Woman pleads not guilty to murdering husband at Oregon Culinary Institute

Nancy Brophy pleaded not guilty to a murder charge at an arraignment on Sept. 17, 2018. She's accused of murdering her husband inside the Oregon Culinary Institute. KATU photo

PORTLAND, Ore. – The 68-year-old woman accused of shooting and killing her husband at the Oregon Culinary Institute was arraigned Monday morning.

Nancy Lee Crampton Brophy pleaded not guilty to a murder charge. She’s accused of killing her husband, Daniel C. Brophy.

Daniel Brophy was a beloved chef and educator at the Oregon Culinary Institute. He was found dead inside the building on Saturday, June 2.

According to a court document, investigators believe Nancy Crampton Brophy killed him with a 9mm pistol.

Brophy spoke at her husband's public memorial days after he was found dead.

Nancy Crampton Brophy was arrested at her Beaverton home on Wednesday, Sept. 5.

Brophy, a romantic novelist, wrote books about relationships that were “wrong” but “never felt so right.” Her book covers often featured bare-chested men. In “The Wrong Cop,” she wrote about a woman who “spent every day of her marriage fantasizing about killing” her husband.

In 2011, she published a 700-word essay to See Jane Publish titled, "How to Murder Your Husband." The essay listed five motives, including divorce, falling in love with someone else, lying and cheating, profession and abuser.

The post is no longer public, but archived versions are available online.

Brophy’s 12-person trial is scheduled to start Oct. 26 at 9 a.m., but criminal defense attorney Robert Crow says that's likely to be delayed.

Crow, who is not working the case and only speaking on general terms, says murder trials sometimes get delayed for a year as attorneys review evidence, build their cases and schedule with the assigned judge.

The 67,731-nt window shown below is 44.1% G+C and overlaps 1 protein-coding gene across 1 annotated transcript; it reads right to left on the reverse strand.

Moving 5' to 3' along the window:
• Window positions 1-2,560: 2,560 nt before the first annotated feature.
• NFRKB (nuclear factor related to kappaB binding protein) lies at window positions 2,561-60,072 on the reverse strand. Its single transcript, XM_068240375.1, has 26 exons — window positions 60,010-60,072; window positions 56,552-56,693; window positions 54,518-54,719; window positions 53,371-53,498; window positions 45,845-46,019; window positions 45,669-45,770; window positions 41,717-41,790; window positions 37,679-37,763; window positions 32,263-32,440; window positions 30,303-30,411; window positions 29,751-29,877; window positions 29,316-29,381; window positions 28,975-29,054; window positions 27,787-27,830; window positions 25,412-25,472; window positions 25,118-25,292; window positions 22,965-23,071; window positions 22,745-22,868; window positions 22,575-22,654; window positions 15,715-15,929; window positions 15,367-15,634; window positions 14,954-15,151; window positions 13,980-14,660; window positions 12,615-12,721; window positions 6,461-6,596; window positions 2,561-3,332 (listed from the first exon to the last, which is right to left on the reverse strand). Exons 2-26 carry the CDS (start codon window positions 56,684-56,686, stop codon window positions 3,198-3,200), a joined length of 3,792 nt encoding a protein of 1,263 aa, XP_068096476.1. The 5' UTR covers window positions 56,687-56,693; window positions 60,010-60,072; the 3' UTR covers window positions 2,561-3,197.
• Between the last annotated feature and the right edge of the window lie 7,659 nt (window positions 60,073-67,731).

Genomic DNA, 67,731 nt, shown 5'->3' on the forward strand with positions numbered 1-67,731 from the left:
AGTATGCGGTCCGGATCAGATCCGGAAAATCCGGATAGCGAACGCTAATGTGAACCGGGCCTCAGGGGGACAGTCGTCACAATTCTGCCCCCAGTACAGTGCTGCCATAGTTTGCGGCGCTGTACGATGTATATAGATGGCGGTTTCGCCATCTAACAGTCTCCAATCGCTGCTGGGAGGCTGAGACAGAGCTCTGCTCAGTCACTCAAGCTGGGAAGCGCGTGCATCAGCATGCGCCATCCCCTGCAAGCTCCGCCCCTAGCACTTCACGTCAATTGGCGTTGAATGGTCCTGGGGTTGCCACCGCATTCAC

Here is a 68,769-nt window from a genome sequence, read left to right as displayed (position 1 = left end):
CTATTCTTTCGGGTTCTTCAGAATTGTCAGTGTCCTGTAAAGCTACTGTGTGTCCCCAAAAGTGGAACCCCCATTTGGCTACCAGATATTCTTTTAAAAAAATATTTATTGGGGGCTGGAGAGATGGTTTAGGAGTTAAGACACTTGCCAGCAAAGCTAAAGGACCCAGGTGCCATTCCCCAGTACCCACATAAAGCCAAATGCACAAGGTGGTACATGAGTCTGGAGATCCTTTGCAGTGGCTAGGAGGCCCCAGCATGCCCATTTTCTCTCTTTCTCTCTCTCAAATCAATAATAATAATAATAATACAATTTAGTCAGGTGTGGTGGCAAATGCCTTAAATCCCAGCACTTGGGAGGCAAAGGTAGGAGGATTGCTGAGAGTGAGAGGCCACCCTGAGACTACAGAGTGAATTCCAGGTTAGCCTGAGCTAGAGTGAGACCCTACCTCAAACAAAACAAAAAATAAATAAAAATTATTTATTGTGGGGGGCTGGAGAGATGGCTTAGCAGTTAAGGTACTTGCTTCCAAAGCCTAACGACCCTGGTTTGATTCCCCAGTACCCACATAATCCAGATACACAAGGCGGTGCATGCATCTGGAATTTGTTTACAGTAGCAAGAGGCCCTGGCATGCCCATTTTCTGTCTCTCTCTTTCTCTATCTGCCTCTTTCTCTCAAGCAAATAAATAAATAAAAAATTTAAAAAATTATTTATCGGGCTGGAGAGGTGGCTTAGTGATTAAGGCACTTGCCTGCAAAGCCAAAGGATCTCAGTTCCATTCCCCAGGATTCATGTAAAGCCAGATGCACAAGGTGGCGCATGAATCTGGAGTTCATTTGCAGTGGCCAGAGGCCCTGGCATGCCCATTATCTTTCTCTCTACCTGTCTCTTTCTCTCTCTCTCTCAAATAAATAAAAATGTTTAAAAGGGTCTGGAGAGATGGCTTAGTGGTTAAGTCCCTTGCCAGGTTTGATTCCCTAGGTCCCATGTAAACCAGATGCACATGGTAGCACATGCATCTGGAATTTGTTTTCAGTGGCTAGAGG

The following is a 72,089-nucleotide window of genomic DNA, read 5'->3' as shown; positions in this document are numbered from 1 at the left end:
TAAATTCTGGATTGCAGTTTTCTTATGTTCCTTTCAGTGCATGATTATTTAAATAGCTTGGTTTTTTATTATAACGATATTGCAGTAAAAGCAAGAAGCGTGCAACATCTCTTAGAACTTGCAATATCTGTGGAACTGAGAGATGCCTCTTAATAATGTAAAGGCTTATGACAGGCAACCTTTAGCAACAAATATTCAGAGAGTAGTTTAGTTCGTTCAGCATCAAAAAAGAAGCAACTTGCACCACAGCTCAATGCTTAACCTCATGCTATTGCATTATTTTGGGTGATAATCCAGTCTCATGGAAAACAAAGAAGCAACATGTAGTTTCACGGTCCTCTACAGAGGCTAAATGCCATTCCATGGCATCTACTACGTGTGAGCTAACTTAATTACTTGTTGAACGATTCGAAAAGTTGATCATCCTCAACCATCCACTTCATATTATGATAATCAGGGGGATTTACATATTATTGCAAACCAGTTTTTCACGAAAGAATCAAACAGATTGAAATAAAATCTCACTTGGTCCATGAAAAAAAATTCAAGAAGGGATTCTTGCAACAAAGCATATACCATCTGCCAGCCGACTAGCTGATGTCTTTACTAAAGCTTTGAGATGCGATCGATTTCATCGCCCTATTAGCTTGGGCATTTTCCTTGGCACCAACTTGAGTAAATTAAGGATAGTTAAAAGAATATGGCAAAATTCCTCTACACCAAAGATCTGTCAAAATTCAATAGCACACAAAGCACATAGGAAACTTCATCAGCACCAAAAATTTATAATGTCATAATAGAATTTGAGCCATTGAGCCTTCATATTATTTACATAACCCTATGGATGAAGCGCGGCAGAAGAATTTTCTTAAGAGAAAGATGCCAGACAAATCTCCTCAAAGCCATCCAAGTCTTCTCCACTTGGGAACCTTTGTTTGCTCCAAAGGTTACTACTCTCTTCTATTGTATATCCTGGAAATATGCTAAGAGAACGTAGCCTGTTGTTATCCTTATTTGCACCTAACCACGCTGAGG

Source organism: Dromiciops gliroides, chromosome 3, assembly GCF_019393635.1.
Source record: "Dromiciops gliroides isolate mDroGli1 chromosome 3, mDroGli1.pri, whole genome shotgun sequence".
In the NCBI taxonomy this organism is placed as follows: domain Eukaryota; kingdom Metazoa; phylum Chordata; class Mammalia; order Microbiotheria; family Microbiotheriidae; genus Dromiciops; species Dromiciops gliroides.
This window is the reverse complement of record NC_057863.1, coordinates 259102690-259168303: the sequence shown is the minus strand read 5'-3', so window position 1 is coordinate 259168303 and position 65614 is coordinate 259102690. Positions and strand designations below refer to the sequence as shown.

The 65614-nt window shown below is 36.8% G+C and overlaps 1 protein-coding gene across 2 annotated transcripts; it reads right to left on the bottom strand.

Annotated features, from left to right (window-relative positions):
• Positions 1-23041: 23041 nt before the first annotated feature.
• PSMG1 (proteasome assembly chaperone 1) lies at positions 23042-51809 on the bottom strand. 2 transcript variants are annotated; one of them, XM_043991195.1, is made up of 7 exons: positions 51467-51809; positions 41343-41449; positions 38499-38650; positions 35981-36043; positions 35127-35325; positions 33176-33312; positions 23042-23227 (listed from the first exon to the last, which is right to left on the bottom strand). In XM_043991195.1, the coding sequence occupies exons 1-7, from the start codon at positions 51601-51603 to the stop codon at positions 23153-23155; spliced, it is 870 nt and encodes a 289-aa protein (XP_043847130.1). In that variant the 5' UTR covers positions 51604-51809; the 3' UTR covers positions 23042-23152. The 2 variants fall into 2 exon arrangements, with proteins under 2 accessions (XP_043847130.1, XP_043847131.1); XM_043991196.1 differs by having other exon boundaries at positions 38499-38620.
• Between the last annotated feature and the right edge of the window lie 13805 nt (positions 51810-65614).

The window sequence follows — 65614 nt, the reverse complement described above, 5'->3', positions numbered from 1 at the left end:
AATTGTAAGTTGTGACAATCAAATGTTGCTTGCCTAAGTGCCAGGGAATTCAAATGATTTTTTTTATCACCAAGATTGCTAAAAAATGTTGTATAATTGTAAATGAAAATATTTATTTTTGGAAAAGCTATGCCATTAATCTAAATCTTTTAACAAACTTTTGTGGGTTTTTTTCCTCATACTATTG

Crow says it's also possible trial is avoided, if Brophy decides to change her plea to guilty. Still, he says, prosecutors and the district attorney would have to agree because the case involves a serious Measure 11 charge.

If the case moves to a trial, jury selection is a crucial step. Both prosecutors and defense attorneys have say in selecting jurors.

Because Brophy's case has garnered national attention, Crow says it may be very difficult to find jurors who are unaware of the story. He says jurors will be questioned by the court first, then further questioned by prosecuting and defense attorneys.

Crow has worked a number of murder cases. He says generally attorneys with the best theory wins.

"Usually, you come up with a theory of self-defense or... has an alibi or whatever else," Crow told KATU.

Crow used the O.J. Simpson murder trial as an example.

"One of the most famous theme or theory in criminal law is, 'if it doesn’t fit, you must acquit.'" citing Simpson's defense counsel Johnny Cochran. "It’s something pretty easy for people to remember, pretty direct."

Crow says state prosecutors will likely be heavily relying on forensics, physical evidence and witness testimony.

Brophy is expected to remain in jail until an outcome is reached in her case.

Multnomah County Judge Kenneth Walker is assigned to the case.

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